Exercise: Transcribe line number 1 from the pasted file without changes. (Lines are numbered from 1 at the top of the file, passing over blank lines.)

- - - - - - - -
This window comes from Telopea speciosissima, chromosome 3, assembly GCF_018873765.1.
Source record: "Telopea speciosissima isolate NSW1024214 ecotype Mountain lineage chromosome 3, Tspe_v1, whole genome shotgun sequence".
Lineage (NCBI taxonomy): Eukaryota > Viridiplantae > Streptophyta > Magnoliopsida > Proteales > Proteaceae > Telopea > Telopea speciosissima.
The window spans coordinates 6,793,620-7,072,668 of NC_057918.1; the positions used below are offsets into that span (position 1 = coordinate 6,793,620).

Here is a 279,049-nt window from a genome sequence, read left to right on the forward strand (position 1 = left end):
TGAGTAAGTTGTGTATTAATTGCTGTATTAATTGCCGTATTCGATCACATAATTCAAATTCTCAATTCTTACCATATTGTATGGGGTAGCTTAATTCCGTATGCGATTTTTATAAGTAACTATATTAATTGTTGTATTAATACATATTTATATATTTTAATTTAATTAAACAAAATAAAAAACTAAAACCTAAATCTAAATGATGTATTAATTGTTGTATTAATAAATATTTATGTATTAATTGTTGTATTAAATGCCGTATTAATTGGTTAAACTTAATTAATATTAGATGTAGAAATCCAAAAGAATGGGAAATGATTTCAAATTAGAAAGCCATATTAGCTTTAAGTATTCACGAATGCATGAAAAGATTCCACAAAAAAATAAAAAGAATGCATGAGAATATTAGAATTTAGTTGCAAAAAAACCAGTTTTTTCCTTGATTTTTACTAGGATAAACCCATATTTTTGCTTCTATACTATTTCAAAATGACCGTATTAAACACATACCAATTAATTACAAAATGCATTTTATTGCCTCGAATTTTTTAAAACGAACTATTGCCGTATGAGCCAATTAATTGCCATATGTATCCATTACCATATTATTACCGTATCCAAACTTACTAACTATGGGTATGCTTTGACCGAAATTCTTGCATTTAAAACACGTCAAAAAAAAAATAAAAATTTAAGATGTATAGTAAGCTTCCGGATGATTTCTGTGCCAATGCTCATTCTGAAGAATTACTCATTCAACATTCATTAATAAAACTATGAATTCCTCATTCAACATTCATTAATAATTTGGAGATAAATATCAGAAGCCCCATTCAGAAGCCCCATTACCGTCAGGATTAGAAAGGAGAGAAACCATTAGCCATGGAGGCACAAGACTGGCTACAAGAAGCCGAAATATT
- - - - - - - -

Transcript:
This window comes from Telopea speciosissima, chromosome 3, assembly GCF_018873765.1.